This Social HR chap called Gareth Jones ran a thing called Connecting HR. Something I felt a pull towards. Rebels, new thinkers, kind souls. Like Meg Peppin, Neil Usher (who wasn’t even in HR) and Merv Dinnen.

At an amazing unconference in a disused bed factory in South London, where I met some awesome people like Steve Toft (AKA Flipchart Rick on Twitter), Robert Ordever then HRD at Fulham FC, and also this woman who presented on democratic organisations from an outfit — WorldBlu — called Miranda Ash.

Now I’m not exaggerating here but her talk was life-changing for me. As was that event.

I wanted to rebel even harder than I had before. I wanted to know more about these amazing Freedom-Centred workplaces. So I kept in touch with Miranda.

Because, and going back a bit further, earlier that year I did my first international HR speaking assignment in Romania with the amazing entrepreneur that is Roxana Mocanu. Love to Roxana, for sure.

In that wonderful event in Bucharest, I was talking about democratising talent management — something I’d worked on 2 years prior. I met 2 young Romanian women — Ana Marica — who can’t be here tonight, And Catalina Contoloru who I thought were translators as that is what they did for me.

“No”, Cata told me they were students at the Alternative University in Bucharest where there were no degrees, no tutors and students taught themselves and set their curriculum. I was enraptured by this and wanted to see this for myself. So I had a trip to the Learning House and was blown away by self-managed study.

This is what I wanted to be more a part of, than being inside an organisation.

So when Miranda talked about democratic, freedom-based working, I knew there was an alternative to work calling me to step into that space as I’d experienced in Bucharest some months earlier.

So love to Miranda for being the spark that lit a huge flame in me that burns eternally.

Now, Self-Management. The one hill I really will die on.

No hierarchies, even anarchic systems I’ll have, but let’s self-manage. In fact, I’ve said to Gareth Jones, I want my epitaph to be “He helped bust the hierarchies”.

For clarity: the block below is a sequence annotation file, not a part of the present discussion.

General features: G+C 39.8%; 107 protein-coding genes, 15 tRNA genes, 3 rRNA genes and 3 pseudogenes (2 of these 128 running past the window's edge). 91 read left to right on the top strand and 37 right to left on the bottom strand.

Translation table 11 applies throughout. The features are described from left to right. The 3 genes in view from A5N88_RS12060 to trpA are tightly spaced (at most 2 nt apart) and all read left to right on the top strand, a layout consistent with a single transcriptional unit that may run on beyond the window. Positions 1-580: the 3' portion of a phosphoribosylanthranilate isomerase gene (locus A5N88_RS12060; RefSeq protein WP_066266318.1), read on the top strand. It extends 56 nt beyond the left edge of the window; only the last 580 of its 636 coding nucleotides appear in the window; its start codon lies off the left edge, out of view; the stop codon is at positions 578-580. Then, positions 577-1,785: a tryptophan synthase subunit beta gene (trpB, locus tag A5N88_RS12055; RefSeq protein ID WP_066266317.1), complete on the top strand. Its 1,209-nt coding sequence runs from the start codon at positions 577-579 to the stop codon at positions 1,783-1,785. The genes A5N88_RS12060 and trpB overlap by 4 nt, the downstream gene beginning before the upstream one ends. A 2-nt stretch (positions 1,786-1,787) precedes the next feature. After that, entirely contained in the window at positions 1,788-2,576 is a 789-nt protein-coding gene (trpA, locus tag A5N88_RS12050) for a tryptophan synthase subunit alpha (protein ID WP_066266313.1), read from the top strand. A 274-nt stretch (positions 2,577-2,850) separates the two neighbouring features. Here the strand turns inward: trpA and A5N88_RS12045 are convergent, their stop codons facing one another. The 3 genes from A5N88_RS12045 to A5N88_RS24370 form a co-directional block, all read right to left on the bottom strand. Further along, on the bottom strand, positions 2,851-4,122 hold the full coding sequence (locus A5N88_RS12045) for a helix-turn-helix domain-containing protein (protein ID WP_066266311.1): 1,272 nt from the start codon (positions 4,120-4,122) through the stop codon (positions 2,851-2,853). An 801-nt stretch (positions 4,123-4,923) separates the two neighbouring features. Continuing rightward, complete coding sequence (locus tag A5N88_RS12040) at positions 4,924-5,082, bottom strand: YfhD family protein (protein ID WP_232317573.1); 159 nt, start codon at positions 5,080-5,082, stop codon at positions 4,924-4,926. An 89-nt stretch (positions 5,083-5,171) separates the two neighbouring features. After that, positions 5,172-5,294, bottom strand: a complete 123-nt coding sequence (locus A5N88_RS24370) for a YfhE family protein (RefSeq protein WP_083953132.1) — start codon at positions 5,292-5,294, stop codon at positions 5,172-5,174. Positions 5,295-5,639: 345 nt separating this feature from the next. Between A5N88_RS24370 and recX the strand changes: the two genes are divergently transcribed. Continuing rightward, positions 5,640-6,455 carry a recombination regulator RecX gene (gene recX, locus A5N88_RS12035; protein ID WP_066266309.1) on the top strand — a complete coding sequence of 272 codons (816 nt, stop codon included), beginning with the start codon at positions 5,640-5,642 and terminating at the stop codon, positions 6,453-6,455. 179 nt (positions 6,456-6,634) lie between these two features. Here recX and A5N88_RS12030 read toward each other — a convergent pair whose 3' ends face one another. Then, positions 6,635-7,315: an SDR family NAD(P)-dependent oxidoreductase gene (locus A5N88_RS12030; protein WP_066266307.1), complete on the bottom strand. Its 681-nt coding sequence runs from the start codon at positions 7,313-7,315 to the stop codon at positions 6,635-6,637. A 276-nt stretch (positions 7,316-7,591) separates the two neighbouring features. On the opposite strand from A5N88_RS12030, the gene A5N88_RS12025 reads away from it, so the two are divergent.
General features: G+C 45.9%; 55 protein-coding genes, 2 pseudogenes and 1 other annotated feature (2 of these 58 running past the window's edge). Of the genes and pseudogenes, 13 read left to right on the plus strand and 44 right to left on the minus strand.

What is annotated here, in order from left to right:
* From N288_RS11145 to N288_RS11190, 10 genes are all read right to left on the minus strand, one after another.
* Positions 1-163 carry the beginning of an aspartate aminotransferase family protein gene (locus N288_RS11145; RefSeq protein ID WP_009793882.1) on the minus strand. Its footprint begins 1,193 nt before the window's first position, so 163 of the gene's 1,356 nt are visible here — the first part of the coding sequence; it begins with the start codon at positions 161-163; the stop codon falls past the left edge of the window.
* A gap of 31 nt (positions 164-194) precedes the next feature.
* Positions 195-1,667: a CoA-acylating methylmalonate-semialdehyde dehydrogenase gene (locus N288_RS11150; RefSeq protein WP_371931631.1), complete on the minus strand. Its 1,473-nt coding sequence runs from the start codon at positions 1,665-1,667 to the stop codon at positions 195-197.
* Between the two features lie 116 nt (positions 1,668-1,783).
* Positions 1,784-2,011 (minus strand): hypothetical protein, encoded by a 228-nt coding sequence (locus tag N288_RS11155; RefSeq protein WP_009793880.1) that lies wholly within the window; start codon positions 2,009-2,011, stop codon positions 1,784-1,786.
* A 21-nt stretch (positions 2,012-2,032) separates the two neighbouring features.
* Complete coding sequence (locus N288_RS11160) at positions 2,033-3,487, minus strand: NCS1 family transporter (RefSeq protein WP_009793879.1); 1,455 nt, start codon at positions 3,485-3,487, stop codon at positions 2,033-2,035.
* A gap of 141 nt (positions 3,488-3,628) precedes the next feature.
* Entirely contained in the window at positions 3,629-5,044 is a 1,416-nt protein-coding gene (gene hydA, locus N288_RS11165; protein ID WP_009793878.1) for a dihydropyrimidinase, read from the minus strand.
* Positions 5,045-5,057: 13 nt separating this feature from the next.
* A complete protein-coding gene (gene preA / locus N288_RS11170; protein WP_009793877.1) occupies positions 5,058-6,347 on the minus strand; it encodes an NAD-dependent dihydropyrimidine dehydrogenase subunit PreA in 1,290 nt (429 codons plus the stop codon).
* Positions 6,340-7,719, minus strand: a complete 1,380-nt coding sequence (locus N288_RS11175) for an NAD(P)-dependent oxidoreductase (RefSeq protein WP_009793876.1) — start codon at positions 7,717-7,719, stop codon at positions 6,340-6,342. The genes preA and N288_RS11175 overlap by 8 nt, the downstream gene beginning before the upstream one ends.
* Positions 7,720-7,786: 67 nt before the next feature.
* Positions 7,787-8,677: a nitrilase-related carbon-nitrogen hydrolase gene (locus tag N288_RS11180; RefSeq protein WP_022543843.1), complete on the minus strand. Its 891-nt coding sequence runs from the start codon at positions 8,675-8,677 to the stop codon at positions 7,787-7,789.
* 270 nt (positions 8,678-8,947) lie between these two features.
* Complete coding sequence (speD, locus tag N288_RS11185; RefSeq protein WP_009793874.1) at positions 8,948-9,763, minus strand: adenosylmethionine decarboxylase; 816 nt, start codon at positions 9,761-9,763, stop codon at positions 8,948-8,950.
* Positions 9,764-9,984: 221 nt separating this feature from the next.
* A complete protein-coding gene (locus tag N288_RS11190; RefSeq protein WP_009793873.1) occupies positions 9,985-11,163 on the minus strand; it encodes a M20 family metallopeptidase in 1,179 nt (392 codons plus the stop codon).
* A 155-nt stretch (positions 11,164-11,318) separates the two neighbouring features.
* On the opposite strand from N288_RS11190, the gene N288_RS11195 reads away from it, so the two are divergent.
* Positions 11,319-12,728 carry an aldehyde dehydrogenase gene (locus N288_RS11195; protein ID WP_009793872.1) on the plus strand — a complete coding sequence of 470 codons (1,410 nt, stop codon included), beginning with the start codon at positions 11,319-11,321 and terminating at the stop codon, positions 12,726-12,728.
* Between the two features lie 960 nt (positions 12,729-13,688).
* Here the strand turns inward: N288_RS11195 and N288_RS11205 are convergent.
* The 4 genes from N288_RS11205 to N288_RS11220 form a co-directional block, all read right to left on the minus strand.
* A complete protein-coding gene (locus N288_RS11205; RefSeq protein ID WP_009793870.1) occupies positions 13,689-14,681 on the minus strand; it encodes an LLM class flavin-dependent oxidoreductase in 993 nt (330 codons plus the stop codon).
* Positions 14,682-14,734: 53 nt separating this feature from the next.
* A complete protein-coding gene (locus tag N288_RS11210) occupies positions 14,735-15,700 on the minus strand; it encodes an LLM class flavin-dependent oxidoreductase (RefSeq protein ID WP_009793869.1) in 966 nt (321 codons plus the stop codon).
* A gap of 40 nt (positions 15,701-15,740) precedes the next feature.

Now back even further. To 2009. I was delivering a “new values” workshop with the Head of Comms for Big Lottery. At Wallacespace, Covent Garden. In prepping the event, in walks this red-headed, intelligent woman who was Assistant Manager there. Jessica Bailey.

Now I have this superpower in talent spotting. And I spotted Jess’s talent. So we got to become friends and I almost brought Jess to my team at BIG but I resigned before we could do this. But we kept in touch, had a few boozy “mentoring” sessions and became good friends. I’m jumping all over the timelines a bit here but fast forward to January 2020.

Jess sends me an email. She’d been working in LA. “Hi, I’m back in the country, I’ve got a little son, living with my Mum and looking for work”. So we had our “interview” in a place near London Bridge and Jess joined PTHR.

So one thing to know about me: I carry torches for as long as they’re needed. But they nearly always come to something.

Now Jess is a vital part of PTHR. Adaptable, driven, and committed. As our Chief Engagement Officer, she has the future of our presence and relationships in the most assured and dynamic fashion. She’s put ALL of tonight together. CLAPS.

Love you, Jess. We’re going a long way into the future together and so that torch is another of my eternal flames.

OK back to 2012 again.

I had the fortune of a good relationship with a conferencing outfit from Aberdeen called Benchmark for Business. I’ve seen Hamel, Gladwell, Goleman, Sinek, Goldsmith — all the leadership-speaking gurus.

I went to an event JUST after I’d resigned. Bob the MD was good enough to keep giving me a place gratis.